Ph.D. Dissertation Defense: Anthony Fanous
Monday, November 11, 2013
1:30 p.m. Room 2328 AVW Bldg.
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ANNOUNCEMENT: Ph.D. Dissertation Defense
Name: Anthony Fanous
Prof. Anthony Ephremides, Chair and Advisor
Prof. Prakash Narayan
Prof. Richard J. La
Prof. Sennur Ulukus
Prof. Neil Spring, Dean's representative
Date/Time: November 11, 2013 at 1:30 pm to 4:30 pm
Location: Room 2328, AVW Building
Title Cross-layer Aspects of Cognitive Wireless Networks
We study cognitive wireless networks from a cross-layer perspective, where we investigate the effect of the PHY layer parameters and enhancements on the MAC layer performance. We quantify the benefit of using sophisticated techniques such as cooperative communications and network coding in cognitive networks.
The first part deals with unicast scenarios. We first study the problem of random access over time varying channels with cognitive nodes adjusting their access probabilities according to the decentralized channel state information they acquire at the PHY layer. We derive the conditions for our random access scheme to outperform orthogonal access.
We then study the case where a set of secondary users (SUs) opportunistically accesses the spectrum licensed to a primary user (PU) whenever it is idle. Since sensing errors are unavoidable, we study the effect of the interference from the SUs on the stable throughput of the PU. We then compute the range of the SUs' transmission parameters that guarantees the stability of the PU queue. In order to balance the negative effects of the interference from the SUs, we propose a PHY layer relaying protocol between the PU and SU networks that is based on distributed orthogonal space-time block codes. Under this protocol, it is shown that the PU's throughput gain from relaying increases with the number of SUs. Moreover, the SUs might benefit from relaying the PU's packets as well.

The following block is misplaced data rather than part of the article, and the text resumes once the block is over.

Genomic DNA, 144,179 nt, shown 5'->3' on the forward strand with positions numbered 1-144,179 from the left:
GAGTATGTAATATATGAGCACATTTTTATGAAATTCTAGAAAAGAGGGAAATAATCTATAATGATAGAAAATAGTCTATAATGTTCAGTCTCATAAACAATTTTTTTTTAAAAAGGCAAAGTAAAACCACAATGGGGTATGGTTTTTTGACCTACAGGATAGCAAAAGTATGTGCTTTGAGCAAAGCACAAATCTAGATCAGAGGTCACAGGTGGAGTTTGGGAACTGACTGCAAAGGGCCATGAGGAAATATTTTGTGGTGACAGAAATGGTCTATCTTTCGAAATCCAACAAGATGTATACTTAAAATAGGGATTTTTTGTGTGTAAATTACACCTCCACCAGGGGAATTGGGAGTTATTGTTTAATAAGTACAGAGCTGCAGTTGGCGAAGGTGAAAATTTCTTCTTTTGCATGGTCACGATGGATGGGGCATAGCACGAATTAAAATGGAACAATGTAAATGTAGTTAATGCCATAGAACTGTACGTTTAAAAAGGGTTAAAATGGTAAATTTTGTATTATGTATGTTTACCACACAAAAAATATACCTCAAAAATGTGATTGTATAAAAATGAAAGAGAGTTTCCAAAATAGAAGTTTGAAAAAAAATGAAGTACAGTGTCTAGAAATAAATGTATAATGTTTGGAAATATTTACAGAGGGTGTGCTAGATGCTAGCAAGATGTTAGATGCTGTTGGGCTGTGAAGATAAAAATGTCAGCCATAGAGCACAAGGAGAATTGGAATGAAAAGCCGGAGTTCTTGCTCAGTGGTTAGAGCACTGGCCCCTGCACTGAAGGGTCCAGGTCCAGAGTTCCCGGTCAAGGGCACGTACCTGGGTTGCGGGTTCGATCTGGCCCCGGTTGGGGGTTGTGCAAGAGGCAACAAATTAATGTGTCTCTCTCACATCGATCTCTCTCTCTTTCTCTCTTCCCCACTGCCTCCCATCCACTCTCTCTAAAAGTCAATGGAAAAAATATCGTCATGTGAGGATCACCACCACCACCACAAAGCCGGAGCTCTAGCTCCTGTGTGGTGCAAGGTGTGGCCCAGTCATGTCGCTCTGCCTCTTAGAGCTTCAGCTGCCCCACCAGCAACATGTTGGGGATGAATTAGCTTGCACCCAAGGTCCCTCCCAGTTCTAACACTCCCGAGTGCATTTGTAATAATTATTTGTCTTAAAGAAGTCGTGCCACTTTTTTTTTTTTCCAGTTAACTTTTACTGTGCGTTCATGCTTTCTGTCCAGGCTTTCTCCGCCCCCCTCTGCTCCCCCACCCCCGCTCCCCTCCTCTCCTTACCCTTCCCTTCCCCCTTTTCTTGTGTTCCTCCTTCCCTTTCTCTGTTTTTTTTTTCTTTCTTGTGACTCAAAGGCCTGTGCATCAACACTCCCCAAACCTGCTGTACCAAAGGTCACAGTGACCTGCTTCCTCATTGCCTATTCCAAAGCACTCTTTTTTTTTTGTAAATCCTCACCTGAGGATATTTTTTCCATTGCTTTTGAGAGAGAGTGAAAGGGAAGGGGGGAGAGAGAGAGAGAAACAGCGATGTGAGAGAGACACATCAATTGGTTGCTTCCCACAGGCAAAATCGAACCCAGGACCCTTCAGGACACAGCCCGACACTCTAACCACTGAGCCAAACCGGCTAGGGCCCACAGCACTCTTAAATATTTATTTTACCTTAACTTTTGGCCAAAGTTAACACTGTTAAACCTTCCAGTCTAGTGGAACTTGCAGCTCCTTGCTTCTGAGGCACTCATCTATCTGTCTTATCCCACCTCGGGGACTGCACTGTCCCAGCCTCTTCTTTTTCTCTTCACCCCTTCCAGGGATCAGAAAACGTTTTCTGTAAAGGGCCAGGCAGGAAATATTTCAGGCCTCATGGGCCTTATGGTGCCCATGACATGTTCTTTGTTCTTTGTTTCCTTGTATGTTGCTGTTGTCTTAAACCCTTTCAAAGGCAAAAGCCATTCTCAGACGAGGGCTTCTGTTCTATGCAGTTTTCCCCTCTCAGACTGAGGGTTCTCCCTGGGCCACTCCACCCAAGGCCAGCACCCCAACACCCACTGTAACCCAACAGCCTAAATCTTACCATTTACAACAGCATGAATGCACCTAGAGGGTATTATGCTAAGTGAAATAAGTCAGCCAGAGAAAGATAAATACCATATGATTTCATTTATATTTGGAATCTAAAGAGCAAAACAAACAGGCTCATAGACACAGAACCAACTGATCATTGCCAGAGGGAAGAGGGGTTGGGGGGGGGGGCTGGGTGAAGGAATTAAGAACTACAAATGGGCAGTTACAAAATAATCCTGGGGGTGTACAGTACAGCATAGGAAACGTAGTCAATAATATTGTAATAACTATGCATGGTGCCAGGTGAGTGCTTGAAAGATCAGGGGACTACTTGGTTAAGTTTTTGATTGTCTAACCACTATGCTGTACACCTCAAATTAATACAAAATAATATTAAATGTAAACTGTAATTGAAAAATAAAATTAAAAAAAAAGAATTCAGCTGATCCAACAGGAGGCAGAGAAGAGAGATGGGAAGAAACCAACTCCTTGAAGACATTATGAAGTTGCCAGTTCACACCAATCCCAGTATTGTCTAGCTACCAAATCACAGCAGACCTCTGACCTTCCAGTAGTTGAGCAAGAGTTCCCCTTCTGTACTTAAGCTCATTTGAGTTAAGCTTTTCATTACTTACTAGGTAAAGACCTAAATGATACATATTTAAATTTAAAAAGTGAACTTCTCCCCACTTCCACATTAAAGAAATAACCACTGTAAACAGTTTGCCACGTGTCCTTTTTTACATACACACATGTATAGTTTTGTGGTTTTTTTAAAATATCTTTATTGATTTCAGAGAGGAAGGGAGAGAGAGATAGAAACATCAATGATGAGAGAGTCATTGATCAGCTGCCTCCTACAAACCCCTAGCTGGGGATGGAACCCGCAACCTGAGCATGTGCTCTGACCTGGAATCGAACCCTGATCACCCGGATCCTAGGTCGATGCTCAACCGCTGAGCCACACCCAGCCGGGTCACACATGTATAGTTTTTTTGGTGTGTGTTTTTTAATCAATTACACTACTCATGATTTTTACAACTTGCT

Next, we propose and analyze access schemes at the SUs aiming at maximizing their stable throughput while guaranteeing the stability or some average delay at the PU's queue. Although the traditional opportunistic access guarantees full protection to the PUs, it is sometimes too conservative if the interference caused by the SUs at the PU receiver is negligible. Our proposed schemes exploit the SU's knowledge of the statistics of various channels and of the average arrival rate to the PU. We derive the conditions under which schemes without sensing outperform schemes with sensing since they offer to the SU more data transmission duration.
The second part of the dissertation deals with cognitive multicasting networks. First, we study a cognitive relay assisting a multicasting source. The relay delivers the unsuccessful packets of the source during the idle slots of the source which are determined by sensing. This avoids allocating any explicit resources to the relay. We then substantiate the benefit of using network coding (NC) at the relay.
Finally, we study the problem of reliable spectrum sensing and opportunistic access on channels with stochastic traffic in batch processing systems such as NC. We show how an SU can leverage the structure induced by block-based NC on PUs' channels to mitigate the effects of channel sensing errors and improve the throughput. We consider two different objectives at the SU: quickest detection of an idle slot and throughput maximization. We validate our results with real radio measurements taken in software-defined radio based wireless network tests.